Tthere is perhaps no better example of American media polarization than the coverage of Kyle Rittenhouse, the 17-year-old who allegedly shot and killed two protesters and injured another in Kenosha this week.
On one side of the divide, Fox News host Tucker Carlson defended Rittenhouse on Wednesday, amid violence and property damage in Kenosha. “How shocked are we that 17-year-olds with guns decided to maintain order when no one else would? Carlson asked.
Ridiculing Carlson’s statement Thursday, Daily Show host Trevor Noah replied, “No one comes to a city with guns because they love someone else’s business so much.” He continued, “They’re doing it because they’re hoping to shoot someone. That’s the only reason people like him join these gangs in the first place – yes, I said, a gang – because it’s not the Battle of Yorktown, it’s a menacing bunch of guys. people with guns.
Rittenhouse has now been charged with intentional first degree homicide, but that hasn’t stopped some experts calling him to become president. How Rittenhouse is portrayed now will be revealing – not least because Jacob Blake, an unarmed black man who was shot dead by police in Kenosha days before Rittenhouse’s arrest, leaving him paralyzed from the waist down, did has yet to be tried – but has already been labeled a criminal in the media.
In the words of a reporter from Chicago: “[This is] a rare moment in news media where we can watch this dichotomy in real time… To see who the news media gives the most compassion and consideration to telling their stories.
Some would argue that it is too early to use words like “terrorism” to describe the events before the evidence has been examined. Others will point out that the term is not always applied consistently: the media and the FBI are quick to label people of color who commit violent extremism as “terrorists.” Donald Trump even referred to the people protesting police violence as such this year, but decided to label the white armed vigilantes who patrolled the Michigan capital as “very good people.”
Here’s how US media coverage has described Rittenhouse so far.
The New York Post tabloid on Thursday described how Rittenhouse was spotted cleaning up graffiti in Kenosha hours before her arrest. The article shows a photograph of Rittenhouse scouring walls in Wisconsin with other high school students volunteering next to the Kenosha County Courthouse.
How quickly someone should be labeled a terrorist is a matter of huge debate – but one thing Muslim extremists are rarely, if ever, called out in the American media, is a vigilante.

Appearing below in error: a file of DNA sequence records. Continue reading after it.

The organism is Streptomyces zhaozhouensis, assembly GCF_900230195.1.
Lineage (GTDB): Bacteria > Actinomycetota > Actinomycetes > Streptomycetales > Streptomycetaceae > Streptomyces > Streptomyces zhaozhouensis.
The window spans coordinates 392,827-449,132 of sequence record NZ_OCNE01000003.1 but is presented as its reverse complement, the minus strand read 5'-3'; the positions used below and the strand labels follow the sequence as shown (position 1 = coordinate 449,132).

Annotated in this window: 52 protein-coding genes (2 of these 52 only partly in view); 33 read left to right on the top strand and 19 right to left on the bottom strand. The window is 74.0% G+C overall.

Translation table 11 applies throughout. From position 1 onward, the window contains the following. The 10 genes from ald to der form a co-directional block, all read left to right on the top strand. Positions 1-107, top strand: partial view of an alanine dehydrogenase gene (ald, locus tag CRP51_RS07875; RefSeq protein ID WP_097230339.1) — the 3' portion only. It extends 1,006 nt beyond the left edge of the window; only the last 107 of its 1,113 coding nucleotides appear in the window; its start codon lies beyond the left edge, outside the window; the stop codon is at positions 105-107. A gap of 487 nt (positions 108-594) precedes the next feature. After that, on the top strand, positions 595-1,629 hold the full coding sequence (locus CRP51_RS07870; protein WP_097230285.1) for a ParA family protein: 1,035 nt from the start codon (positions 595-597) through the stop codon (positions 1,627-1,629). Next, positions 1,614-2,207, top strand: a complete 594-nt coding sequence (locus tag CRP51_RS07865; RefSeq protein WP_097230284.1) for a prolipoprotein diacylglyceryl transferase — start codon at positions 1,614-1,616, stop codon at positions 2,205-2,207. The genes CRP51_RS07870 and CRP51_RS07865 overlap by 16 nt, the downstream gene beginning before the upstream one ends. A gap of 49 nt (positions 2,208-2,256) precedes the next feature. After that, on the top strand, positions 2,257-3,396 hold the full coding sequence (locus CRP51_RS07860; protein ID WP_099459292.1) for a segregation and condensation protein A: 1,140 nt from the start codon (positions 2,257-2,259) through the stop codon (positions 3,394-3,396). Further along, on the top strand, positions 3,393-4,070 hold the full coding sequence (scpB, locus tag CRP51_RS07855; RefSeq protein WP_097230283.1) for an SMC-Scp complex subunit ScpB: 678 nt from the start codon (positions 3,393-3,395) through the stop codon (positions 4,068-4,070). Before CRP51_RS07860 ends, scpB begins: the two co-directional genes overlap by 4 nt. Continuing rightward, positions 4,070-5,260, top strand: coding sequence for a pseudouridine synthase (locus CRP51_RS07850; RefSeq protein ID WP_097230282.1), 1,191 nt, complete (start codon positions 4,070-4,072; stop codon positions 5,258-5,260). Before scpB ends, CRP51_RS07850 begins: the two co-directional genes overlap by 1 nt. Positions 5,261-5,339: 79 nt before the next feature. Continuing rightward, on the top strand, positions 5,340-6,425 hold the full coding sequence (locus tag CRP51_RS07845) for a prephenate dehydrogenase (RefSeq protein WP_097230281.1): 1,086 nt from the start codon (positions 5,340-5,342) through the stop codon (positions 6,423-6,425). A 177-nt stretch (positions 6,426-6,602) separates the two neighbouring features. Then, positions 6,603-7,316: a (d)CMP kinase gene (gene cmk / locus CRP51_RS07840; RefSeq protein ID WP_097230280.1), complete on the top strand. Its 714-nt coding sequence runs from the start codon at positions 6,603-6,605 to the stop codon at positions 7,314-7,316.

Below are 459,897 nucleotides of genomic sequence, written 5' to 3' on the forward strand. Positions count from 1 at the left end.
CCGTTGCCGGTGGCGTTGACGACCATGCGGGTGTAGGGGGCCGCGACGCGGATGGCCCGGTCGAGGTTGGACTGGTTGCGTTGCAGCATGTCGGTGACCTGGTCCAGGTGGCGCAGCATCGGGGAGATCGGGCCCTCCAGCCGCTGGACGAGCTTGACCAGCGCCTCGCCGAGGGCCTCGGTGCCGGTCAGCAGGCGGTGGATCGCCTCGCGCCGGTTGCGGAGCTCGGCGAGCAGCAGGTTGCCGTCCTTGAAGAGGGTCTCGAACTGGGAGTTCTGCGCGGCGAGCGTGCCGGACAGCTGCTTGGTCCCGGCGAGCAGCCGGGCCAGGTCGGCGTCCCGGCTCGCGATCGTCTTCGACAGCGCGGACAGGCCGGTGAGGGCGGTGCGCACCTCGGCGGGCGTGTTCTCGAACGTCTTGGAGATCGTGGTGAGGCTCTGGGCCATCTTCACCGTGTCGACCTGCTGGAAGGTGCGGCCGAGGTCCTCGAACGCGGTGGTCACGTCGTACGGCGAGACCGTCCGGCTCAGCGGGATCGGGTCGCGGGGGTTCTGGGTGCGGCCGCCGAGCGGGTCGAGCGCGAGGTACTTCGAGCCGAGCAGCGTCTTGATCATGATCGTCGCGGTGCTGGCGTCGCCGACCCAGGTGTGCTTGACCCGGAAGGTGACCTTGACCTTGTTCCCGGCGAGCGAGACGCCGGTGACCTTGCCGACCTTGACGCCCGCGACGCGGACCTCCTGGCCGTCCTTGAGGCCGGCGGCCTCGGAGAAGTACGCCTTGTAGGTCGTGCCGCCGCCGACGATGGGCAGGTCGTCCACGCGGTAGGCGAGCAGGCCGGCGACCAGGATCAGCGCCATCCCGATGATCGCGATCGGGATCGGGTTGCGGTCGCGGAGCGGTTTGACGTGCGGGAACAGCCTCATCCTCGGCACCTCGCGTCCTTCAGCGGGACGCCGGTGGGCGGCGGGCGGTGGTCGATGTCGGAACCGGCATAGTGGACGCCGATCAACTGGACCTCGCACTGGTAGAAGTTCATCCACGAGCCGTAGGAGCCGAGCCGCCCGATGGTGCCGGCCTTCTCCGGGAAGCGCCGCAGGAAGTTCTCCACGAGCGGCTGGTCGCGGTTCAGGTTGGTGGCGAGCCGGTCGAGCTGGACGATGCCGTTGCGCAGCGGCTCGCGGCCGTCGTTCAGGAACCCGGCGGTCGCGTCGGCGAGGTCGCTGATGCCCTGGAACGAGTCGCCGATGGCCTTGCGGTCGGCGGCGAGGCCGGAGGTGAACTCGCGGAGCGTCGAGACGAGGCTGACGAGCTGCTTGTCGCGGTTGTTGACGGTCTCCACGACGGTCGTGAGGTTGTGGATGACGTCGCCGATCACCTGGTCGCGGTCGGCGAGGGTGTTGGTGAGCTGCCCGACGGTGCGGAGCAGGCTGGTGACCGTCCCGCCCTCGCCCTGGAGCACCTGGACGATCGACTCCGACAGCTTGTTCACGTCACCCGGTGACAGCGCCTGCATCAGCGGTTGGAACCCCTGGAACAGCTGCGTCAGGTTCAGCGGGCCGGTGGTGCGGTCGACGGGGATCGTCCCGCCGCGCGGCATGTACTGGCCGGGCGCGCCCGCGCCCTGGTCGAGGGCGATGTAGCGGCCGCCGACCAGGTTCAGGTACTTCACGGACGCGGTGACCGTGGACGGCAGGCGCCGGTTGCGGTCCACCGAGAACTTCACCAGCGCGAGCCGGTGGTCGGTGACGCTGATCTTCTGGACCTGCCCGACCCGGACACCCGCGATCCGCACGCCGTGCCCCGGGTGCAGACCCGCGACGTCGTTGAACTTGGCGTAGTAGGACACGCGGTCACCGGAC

But many media outlets, including the Guardian, have called Rittenhouse a vigilante – a word commonly used to describe an unauthorized person who takes it upon themselves to protect their community in the absence of judicial authorities. Rittenhouse, who was spotted front row at a Trump rally, was described in the Intercept as a “conservative vigilante.” In an article on Anthony Huber, one of the protesters allegedly killed by Rittenhouse, the New York Post calls Rittenhouse an armed vigilante.
A “ staunch supporter of the police ”
Tools used to radicalize terrorists – such as social media, propaganda, and training are frequently examined following an extremist or violent attack.
In Rittenhouse’s case, much of the press, including the Guardian, described him as a “staunch supporter of the police” who was “interested in law enforcement”.
Washington Post article highlights Rittenhouse’s education in a Chicago suburb, observing law enforcement and filling his social media with Blue Lives Matter posts, and how he was once a police cadet who intended to join the Marine Corps.
It’s hard to find an article referring to Rittenhouse’s alleged actions on right-wing Fox News. Coverage of the shooting was covered equally on its website at a protester who torched a police station and an article mocking CNN’s coverage of the unrest in Kenosha.
But one of the few articles on Fox’s homepage about Rittenhouse is incorporated into an interview between Tucker Carlson and a Daily Caller reporter who interviewed Rittenhouse before the alleged shooting.
In the video, the reporter discusses how Rittenhouse was trying to “keep the peace” in the absence of police, protecting a business that had been burned down and how he was allegedly chased and yelled at during the protests.
Domestic terrorism is defined by the FBI as “the unlawful use or the threat of use of violence by a group or individual based and operating entirely in the United States (or its territories) without foreign direction committed against persons or property to intimidate or coerce a government, the civilian population, or any segment thereof, in the pursuit of political or social objectives ”.
The publications have tended not to label Rittenhouse as a terrorist (Esquire called his alleged attack “an act of what could only be called terrorist tourism”) but Rep. Ayanna Presley did on Wednesday. She described Rittenhouse as a “domestic terrorist [who] crossed state borders, armed with an AR-15. “